Ribavirin May Retain Role for HCV with Cryoglobulinemia

Article

The addition of ribavirin to direct-acting antiviral treatment of HCV with cryoglobulinemia aided to achieving immunological response.

hepatitis C, HCV, virus, ribavirin

The addition of ribavirin to direct-acting antiviral (DAA) treatment of hepatitis C virus (HCV) infection with mixed cryoglobulinemia (MC) proved advantageous to achieving immunological response, with reduced serum cryocrit measured when sustained virologic response was achieved at 12 weeks (SVR12).

MC is the most common extrahepatic manifestation of HCV chronic infection, detectable in 20-30% of patients, and manifesting symptoms such as palpable purpura, skin ulcers, neuropathy or kidney involvement in 10-15%, according to Lucio Boglione, PhD, Unit of Infectious Diseases, Department of Medical Sciences, Amedeo di Savoia Hospital, University of Turin, Italy, and colleagues.

The investigators note that although DAA treatment is effective in HCV with or without this complication, the role of ribavirin with DAAs in affecting immunological response and the decrease of cryocrit had not been previously investigated. They posited there could be an additive effect, as ribavirin has demonstrated immunomodulatory activity leading to induction of interferon-stimulated genes (ISGs) and modulation of natural killer (NK) cells.

"This important aspect may play a role in its immunomodulatory effect on MC in HCV chronic infection, even after eradication of this virus," Boglione and colleagues wrote.

The investigators identified 132 patients with HCV chronic infection and MC (100 male), median age 54 years, having HCV for a median 14.6 years, with 1b the most prevalent genotype. Seventy-two patients had not had previous HCV treatment. Median cryocrit was 4.5%, and symptomatic cryoglobulinemia was detected in 57 patients.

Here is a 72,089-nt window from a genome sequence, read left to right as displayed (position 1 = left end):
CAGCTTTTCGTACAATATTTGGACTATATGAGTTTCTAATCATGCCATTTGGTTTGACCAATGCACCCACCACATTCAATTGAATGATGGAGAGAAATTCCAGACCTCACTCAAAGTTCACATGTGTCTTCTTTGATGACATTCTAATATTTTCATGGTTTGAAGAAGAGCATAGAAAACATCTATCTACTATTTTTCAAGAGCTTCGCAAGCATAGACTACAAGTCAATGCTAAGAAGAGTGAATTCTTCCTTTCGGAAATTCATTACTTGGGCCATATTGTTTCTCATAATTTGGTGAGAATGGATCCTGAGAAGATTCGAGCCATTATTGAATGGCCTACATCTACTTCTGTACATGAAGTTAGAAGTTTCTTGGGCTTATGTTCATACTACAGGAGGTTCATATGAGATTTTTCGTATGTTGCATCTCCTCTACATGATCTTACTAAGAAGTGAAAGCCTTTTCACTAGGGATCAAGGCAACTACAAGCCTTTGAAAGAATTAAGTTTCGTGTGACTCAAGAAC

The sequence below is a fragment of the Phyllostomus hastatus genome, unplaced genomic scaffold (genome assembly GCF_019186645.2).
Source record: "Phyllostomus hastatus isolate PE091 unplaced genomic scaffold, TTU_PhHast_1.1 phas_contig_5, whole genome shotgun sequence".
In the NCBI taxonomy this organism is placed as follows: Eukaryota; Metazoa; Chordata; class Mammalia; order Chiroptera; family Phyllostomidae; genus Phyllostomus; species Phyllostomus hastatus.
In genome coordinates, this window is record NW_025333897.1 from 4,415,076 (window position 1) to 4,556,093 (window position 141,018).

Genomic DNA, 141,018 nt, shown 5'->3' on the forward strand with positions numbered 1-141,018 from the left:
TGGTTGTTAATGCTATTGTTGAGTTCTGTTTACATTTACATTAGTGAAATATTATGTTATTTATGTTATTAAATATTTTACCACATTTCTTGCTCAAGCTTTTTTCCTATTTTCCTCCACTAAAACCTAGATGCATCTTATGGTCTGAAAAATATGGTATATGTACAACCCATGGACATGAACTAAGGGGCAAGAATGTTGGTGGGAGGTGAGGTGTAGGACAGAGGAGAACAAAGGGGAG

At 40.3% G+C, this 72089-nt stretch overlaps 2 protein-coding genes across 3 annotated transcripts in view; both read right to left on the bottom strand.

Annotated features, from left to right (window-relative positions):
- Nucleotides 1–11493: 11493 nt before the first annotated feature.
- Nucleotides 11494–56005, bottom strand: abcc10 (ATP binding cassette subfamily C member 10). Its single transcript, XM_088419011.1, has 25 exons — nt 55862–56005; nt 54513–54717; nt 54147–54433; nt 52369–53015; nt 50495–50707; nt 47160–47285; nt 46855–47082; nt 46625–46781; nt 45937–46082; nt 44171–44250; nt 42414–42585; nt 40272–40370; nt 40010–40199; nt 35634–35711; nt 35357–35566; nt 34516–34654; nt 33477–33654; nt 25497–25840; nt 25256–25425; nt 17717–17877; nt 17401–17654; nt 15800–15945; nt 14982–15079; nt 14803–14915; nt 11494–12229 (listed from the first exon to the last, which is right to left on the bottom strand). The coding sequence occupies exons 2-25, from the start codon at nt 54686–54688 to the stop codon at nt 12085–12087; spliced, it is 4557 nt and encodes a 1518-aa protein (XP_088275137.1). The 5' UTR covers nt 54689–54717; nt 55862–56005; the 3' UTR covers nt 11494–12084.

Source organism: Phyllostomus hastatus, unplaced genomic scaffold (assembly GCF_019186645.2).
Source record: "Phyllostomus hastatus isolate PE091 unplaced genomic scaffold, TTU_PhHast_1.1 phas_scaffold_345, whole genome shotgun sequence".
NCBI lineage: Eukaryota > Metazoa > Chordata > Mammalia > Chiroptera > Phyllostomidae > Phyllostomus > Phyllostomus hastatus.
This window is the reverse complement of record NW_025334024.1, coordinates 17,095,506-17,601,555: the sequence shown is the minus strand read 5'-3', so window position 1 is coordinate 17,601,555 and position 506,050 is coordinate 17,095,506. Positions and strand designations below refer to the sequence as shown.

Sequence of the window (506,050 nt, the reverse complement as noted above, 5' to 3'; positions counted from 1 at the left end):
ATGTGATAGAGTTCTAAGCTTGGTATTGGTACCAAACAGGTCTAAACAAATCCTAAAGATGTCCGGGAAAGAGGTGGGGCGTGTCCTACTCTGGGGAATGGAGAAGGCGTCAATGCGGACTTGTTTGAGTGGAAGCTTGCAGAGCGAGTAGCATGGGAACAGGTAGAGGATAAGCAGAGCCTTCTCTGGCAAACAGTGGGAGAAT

Several different DAA regimens were used in the population, with ribavirin added for 45 patients, in consultation with the specialist treatment provider. Immunological response was defined as "complete" if there was no measurable cryocrit at SVR12; or as a "partial response" if cryocrit declined by less than 50% from baseline; and "no response" corresponded to no decrease in cryocrit.

All patients achieved SVR12. Immunological response differed however, with complete response occurring in a significantly higher proportion of patients receiving ribavirin (71.1%) than in those who did not (44.8%). In addition, treatment-naїve patients were more likely to have a better immunological response than those who had prior HCV treatment.

Those with prior treatment had generally received regimens with interferon, and were also more likely to have had longer duration of HCV infection.

"Ribavirin addition may increase the immunological response and the improvement of symptoms, without any obvious significant adverse effects," researchers concluded.

There is a cautionary finding, however, in a contemporaneous report assessing effects of treatment for HCV-related cryoglobulinemia by another research group from Italy. Ceasare Mazzaro, MD, Clinical and Experimental Onco-Hematology Unit, CRO Aviano National Cancer Institute IRCCS, Aviano, Italy, and colleagues reported that in a series of 22 patients, "Mild side effects occurred in 9 patients, but 6 developed ribavirin-related anemia requiring reduction of ribavirin dose."

The study, "Role of ribavirin in the treatment of hepatitis C virus-associated mixed cryoglobulinemia with interferon-free regimens," was published online in Archives of Virology this month.

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